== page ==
Be very afraid."
That's more or less the core guidance to life I got, growing up, from my mother.
What appeals to me in improv acting is that it says, not "don't be afraid" (because we will be), but "work through your fear."
Or "fuck your fear," as Mick Napier advises in his book Improvise: Scene from the Inside Out, laying out his guidelines, as a director, to working actors:
"Make strong choices.
Fuck your fear.
We want to see your power, not your fear. Nobody has time for your fear. ...Take the powerful choices [you make] and utilize them in the show. If... [you are] coming from a huge space of insecurity in the first place...that's the problem right there, not the idea or character or anything. The more you approach a director or other actors in this needy manner, the more you will alienate yourself from the director's power and your own. [italics mine] If you find yourself in a show and you are afraid, then fake it. ...The best thing you could say to me in notes [on rehearsals] is, "I'll make another choice and we'll see if it works."
(The improv class I'd signed up for was cancelled, so I e-mailed the instructor if he recommended any reading, and Napier's is the book he suggested.)
Napier throws out the accepted Rules of Improv, saying what makes improv work is, basically, getting over your fear, getting over the impulse to protect yourself--both of which slow you down, drain your power, because they keep you thinking, not acting.
That's exactly what attracted me the first time I saw improv, a couple months ago: it was obvious the best performers were flying with their shields down.
Napier says that memorizing the Rules also encourages thinking on stage, which clogs up the improv gears, and anyway, breaking the Rules can make for good improv too. Good improv arises from committing yourself entirely to your character, so, for example, if your character is a nay-sayer, Rule #1 (say yes) isn't going to apply.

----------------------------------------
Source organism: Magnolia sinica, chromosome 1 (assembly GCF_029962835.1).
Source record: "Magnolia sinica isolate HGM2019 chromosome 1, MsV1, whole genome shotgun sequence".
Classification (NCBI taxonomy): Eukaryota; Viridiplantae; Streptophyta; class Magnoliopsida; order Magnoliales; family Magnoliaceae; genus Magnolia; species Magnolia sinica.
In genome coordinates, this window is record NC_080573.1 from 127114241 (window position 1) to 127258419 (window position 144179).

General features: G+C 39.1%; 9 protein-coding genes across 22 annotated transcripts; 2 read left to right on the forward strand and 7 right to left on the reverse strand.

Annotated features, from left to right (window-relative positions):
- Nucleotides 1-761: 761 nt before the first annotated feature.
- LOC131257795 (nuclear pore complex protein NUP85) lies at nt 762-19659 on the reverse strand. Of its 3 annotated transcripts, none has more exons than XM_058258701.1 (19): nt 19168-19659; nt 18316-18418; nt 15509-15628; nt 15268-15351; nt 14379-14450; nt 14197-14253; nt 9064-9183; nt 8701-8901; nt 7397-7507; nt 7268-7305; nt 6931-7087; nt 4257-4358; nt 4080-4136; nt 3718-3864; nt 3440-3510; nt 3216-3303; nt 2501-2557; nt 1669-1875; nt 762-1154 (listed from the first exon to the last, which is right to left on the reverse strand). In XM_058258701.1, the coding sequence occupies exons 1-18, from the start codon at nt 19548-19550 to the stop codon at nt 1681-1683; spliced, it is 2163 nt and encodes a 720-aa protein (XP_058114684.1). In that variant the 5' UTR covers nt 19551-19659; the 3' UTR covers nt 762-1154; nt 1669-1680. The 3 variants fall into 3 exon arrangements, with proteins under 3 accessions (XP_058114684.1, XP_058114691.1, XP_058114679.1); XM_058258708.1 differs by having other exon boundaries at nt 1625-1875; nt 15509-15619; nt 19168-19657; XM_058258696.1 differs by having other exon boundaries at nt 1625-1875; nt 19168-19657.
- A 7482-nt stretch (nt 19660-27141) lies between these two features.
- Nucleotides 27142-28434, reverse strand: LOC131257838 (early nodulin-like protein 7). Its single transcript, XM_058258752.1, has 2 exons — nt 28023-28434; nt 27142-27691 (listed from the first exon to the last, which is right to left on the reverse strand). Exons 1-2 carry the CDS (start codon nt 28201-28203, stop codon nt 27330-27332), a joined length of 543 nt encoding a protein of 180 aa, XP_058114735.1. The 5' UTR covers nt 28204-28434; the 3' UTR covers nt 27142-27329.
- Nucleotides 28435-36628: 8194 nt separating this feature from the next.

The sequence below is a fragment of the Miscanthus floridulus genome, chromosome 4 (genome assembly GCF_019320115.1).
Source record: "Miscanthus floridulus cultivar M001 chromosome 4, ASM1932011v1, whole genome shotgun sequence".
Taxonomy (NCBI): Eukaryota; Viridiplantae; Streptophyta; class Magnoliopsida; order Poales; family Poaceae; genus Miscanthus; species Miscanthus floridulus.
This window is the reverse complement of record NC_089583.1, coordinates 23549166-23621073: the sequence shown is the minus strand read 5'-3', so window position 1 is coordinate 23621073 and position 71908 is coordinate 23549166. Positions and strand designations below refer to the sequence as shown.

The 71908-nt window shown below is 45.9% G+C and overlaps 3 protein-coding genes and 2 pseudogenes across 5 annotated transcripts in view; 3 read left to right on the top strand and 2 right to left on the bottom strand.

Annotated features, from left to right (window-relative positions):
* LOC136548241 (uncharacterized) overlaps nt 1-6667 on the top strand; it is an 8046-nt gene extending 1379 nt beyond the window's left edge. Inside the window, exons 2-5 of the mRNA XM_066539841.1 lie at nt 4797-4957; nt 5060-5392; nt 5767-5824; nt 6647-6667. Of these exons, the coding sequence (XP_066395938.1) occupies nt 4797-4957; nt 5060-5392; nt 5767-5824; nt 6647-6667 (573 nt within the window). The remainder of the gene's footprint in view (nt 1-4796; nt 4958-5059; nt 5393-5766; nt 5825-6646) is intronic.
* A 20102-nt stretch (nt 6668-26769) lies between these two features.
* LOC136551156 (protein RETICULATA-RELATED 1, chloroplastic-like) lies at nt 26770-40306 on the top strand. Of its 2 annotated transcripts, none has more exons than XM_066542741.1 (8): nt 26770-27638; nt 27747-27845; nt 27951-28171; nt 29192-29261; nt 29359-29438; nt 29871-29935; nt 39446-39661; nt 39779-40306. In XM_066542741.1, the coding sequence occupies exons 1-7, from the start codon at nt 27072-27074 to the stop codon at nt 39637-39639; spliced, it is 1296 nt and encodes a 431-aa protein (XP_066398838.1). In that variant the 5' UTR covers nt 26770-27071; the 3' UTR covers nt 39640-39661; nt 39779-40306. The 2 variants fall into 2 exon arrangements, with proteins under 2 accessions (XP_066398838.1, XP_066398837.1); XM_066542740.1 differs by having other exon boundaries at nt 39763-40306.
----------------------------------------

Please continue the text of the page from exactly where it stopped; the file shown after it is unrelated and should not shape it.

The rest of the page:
Here are some of his other guidelines for actors (not students--students get to act all hysterical and insecure he says, that's why they're still students) working on sketch/improv shows. They're about as good a list of checks and balances as I've seen. I mean, if you learn not to apologize (passive) and also not to interrupt (aggressive), that's quite cool.
Be someone who says, "Sure I'll try it."
Don't be tired.
It's actually okay to be tired;...just don't let tired be an excuse...get up on stage and be vital and engaging.
Eliminate these words from your vocabulary.
"Can't ".... "Should, and "ought to"––Use "could" instead.
Know what you're talking about [or shut the fuck up].
In rehearsals...if you don't really really really have to say anything, then don't.
If you have to talk, know what is being discussed right now, and have what you say be relevant to and only that.
Don't interrupt anyone at any time; if you do, apologize.
Don't read/lie down in a rehearsal.
Ask permission to give another improviser a note [feedback].
Learn not to apologize before presenting your work.
Present your ideas proudly. They are your creation; you needn't apologize for them.
Work in the present, not the past.
Jump on stage with enthusiasm.
Sit near others.
Not my mother's list of guidelines.
But I couldn't help but notice that extreme self-protection didn't serve her very well in the long run.
I'm going to keep playing around with other choices and see how that works.
[Movie poster from the 1958 version of The Fly. The "Be afraid" phrase is from the 1985 version, with Jeff Goldblum and Geena Davis.]